Missy & Lacy Visit Aunt May
And, they bring Sky with them.
The girls are piled up in their Mother’s sedan, prepared for an outing. They are going to visit with their Aunt May, their Mom’s oldest sister. She has a farm. The girls spend hours playing with the animals and tending to the fields. Today is Aunt May’s widow-versary. That is what their Mom calls it. It is the twentieth year she has been without her Henry, and the girls look forward to her stories. They decide to bring a little Sky with them.
“Sky’s holdin’ on, Lacy. This is a bumpy ride Mom’s got us on.”
“What are you fussin’ about back there, Missy? Sass in your mouth? Want me help you get it out?”
“No, ma’am. I wasn’t sassin’. I was just tellin’ Lacy Sky was holdin’ on cuz of the bumpy ride.”
“Why’d y’all even bring that bucket? You know your Aunt May don’t like no nonsense about her home. I wish she would call me today with any bad news about either of you. I AM WISHIN’! Cuz if she does, I’ve got something for the two of you.”
Sky’s listening. Sadie has had a rough night, an even rougher day thus far. Totty did not sleep well last night; stomach bug. So now, she’s taking her anger out on the girls. Sky drifts a bit, but hears every word.
A bucket of understanding.
This is Lacy speaking, although rare, that she has something to say. Now, seems like the perfect time.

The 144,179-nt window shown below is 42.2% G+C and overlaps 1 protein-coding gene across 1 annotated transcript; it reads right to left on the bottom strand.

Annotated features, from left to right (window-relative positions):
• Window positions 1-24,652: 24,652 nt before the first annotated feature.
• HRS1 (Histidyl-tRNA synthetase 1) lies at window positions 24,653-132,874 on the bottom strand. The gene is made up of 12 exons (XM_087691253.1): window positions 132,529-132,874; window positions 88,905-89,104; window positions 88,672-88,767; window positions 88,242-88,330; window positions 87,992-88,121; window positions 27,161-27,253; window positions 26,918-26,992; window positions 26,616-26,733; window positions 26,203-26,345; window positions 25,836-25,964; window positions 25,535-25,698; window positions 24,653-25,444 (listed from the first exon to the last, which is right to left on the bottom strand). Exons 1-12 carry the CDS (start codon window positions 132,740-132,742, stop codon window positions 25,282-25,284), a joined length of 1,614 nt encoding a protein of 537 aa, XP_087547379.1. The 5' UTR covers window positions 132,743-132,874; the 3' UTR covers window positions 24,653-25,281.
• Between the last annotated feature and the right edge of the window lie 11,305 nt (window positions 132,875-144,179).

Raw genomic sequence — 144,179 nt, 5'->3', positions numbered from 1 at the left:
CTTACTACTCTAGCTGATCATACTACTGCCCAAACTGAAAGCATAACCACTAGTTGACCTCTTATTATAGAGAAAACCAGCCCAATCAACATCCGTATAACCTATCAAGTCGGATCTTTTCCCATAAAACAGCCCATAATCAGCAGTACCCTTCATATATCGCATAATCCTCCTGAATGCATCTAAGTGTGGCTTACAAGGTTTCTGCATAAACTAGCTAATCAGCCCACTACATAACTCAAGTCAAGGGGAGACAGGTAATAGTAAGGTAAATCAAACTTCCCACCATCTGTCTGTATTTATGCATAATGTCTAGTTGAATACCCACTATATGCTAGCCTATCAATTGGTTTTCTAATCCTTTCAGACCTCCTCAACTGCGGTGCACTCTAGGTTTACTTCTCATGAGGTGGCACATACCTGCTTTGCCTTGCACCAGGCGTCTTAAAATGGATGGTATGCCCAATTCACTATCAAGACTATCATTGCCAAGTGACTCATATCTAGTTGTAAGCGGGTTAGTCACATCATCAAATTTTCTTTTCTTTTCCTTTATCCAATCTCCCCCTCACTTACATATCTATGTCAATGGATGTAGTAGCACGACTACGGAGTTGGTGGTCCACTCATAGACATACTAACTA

“You’ve been fussin’ mighty hard at us today. We do somethin’ wrong? I’ve been thinkin’ about it. I brushed my teeth. I have on clean underwear. Missy smells good. She put on that new lotion you bought for us, but you’re not happy. We do somethin’?”
Sadie was caught off guard with this. How could ten-year-old girls be so wise? She wants this wisdom. She craves it.
SHE THOUGHT SHE WAS WISE ENOUGH TO MOTHER THEM.
“Y’all ain’t do nothin’’ wrong. Totty gave me a fit last night. I didn’t get any sleep. My head hurts, my body aches, my soul is empty, and I am missin’ your Daddy somethin’ awful today, baby. I’m sorry for fussin’. I don’t mean you no harm.”
They pull up to their Aunt May’s house and she is standing on the porch, waiting for them to exit the car. Her hair is blowing in the wind. Gold and gray dancing on every strand. She has a gap in between her two front teeth, and as she smiles, love is nestling there. The girls are excited to see her and make a way for her, careful not to drop any sky on the way.
Little girls dream big/they got good news/Little girls love surprises/They never sing the blues/Little girls say sweet things/Got sugar for words/Little girls sing sweet songs/Sweeter than the birds’.
Aunt May opens her arms and welcomes Missy and Lacy into them. She is big and soft. Her chest smells like cinnamon. The girls hang on tight, enjoying her hold. Sky likes it here too.
“Been waitin’ forever for y’all. What took so long? Never-mind any of that. Just glad y’all here, that’s for sure. What we gon’ get into, girls? Let’s see what we can find.”
Aunt May was happier to see them than she’s ever been. Her widow-versary, and she was not sad, not one bit. Missy notices the change and makes a remark, one that gives Aunt May’s heart several faster beats.
“You look really good today, Aunt May. The best I’ve seen you in my short years as a girl. I love it here more when you’re happy. Can we have more of this when we come over?”
Aunt May wipes the single tear that decides to slip from her twitchy, right eye, flicks it with her finger, and says:
“Anything you want, baby. Anything.”